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http://dx.doi.org/10.1186/gb-2013-14-7-r75DOI Listing
http://www.ncbi.nlm.nih.gov/pmc/articles/PMC4054017PMC
July 2013

Evaluation of PAX3 genetic variants and nevus number.

Pigment Cell Melanoma Res 2013 Sep 4;26(5):666-76. Epub 2013 Jul 4.

Melanoma Unit, Department of Dermatology Hospital Clínic de Barcelona, IDIBAPS, Barcelona University, Barcelona, Spain.

The presence of a high nevus number is the strongest phenotypic predictor of melanoma risk. Here, we describe the results of a three-stage study directed at identifying risk variants for the high nevus phenotype. At the first stage, 263 melanoma cases from Barcelona were genotyped for 223 single-nucleotide polymorphisms (SNPs) in 39 candidate genes. Seven SNPs in the PAX3 gene were found to be significantly associated with nevus number under the additive model. Next, the associations for seven PAX3 variants were evaluated in 1217 melanoma cases and 475 controls from Leeds; and in 3054 healthy twins from TwinsUK. Associations with high nevus number were detected for rs6754024 (P values < 0.01) in the Barcelona and Leeds datasets and for rs2855268 (P values < 0.01) in the Barcelona and the TwinsUK sets. Associations (P values < 0.001) in the opposite direction were detected for rs7600206 and rs12995399 in the Barcelona and TwinsUK sets. This study suggests that SNPs in PAX3 are associated with nevus number, providing support for PAX3 as a candidate nevus gene. Further studies are needed to examine the role of PAX3 in melanoma susceptibility.
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http://dx.doi.org/10.1111/pcmr.12130DOI Listing
September 2013

ZNF804A and cortical thickness in schizophrenia and bipolar disorder.

Psychiatry Res 2013 May 4;212(2):154-7. Epub 2013 Apr 4.

KG Jebsen Centre for Psychosis Research, Division of Mental Health and Addiction, Institute of Clinical Medicine, University of Oslo, Oslo, Norway.

ZNF804A SNP rs1344706 confers genome-wide risk for schizophrenia and bipolar disorder. Both disorders affect cortical thickness. To determine if single nucleotide polymorphisms (SNPs) across ZNF804A are associated with cortical thinning, we investigated 63 SNPs (including rs1344706) in 365 psychosis patients and healthy controls. Results show no significant associations.
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http://dx.doi.org/10.1016/j.pscychresns.2013.01.007DOI Listing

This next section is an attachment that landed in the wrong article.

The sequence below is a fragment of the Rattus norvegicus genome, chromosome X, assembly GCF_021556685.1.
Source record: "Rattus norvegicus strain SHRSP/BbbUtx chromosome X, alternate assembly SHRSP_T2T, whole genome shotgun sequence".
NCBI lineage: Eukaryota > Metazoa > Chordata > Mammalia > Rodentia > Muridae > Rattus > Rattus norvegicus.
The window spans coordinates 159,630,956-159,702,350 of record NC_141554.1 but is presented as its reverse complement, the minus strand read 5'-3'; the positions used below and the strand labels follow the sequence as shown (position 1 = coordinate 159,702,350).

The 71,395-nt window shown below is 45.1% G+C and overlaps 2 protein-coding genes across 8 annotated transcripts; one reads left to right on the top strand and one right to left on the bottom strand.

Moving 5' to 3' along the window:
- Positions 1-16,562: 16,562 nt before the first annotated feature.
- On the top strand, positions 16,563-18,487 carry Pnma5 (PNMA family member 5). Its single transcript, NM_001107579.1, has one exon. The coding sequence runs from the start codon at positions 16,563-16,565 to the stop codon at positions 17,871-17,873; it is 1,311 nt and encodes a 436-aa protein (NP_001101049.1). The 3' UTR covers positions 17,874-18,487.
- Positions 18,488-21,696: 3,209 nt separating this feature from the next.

May 2013

Identification of common variants associated with human hippocampal and intracranial volumes.

Nat Genet 2012 Apr 15;44(5):552-61. Epub 2012 Apr 15.

Laboratory of Neuro Imaging, David Geffen School of Medicine, University of California, Los Angeles, California, USA.

Identifying genetic variants influencing human brain structures may reveal new biological mechanisms underlying cognition and neuropsychiatric illness. The volume of the hippocampus is a biomarker of incipient Alzheimer's disease and is reduced in schizophrenia, major depression and mesial temporal lobe epilepsy. Whereas many brain imaging phenotypes are highly heritable, identifying and replicating genetic influences has been difficult, as small effects and the high costs of magnetic resonance imaging (MRI) have led to underpowered studies. Here we report genome-wide association meta-analyses and replication for mean bilateral hippocampal, total brain and intracranial volumes from a large multinational consortium. The intergenic variant rs7294919 was associated with hippocampal volume (12q24.22; N = 21,151; P = 6.70 × 10(-16)) and the expression levels of the positional candidate gene TESC in brain tissue. Additionally, rs10784502, located within HMGA2, was associated with intracranial volume (12q14.3; N = 15,782; P = 1.12 × 10(-12)). We also identified a suggestive association with total brain volume at rs10494373 within DDR2 (1q23.3; N = 6,500; P = 5.81 × 10(-7)).
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http://dx.doi.org/10.1038/ng.2250DOI Listing
http://www.ncbi.nlm.nih.gov/pmc/articles/PMC3635491PMC
April 2012

Genome-wide association study identifies genetic loci associated with body mass index and high density lipoprotein-cholesterol levels during psychopharmacological treatment - a cross-sectional naturalistic study.

Psychiatry Res 2012 May 13;197(3):327-36. Epub 2012 Mar 13.

Institute of Clinical Medicine, University of Oslo, Oslo, Norway.

Metabolic and cardiovascular side effects are serious clinical problems related to psychopharmacological treatment, but the underlying mechanisms are mostly unknown. We performed a genome-wide association study of metabolic and cardiovascular risk factors during pharmacological therapy. Twelve indicators of metabolic side effects as well as cardiovascular risk factors were analyzed in a naturalistic sample of 594 patients of Norwegian ancestry. We analyzed interactions between gene variants and three categories of psychopharmacological agents based on their reported potential for side effects. For body mass index (BMI), two significantly associated loci were identified on 8q21.3. There were seven markers in one 30-kb region, and the strongest signal was rs7838490. In another locus 140kb away, six markers were significant, and rs6989402 obtained the strongest signal. Both of these loci are located upstream of the gene matrix metalloproteinase 16 (MMP16). For high density lipoprotein cholesterol (HDL-C), marker rs11615274 on 12q21 was significant. The results highlight three genomic regions potentially harboring susceptibility genes for drug-induced metabolic side effects, identifying MMP16 as a candidate gene. This deserves to be replicated in additional populations to provide more evidence for molecular genetic mechanisms of side effects during psychopharmacological treatment.
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http://dx.doi.org/10.1016/j.psychres.2011.12.036DOI Listing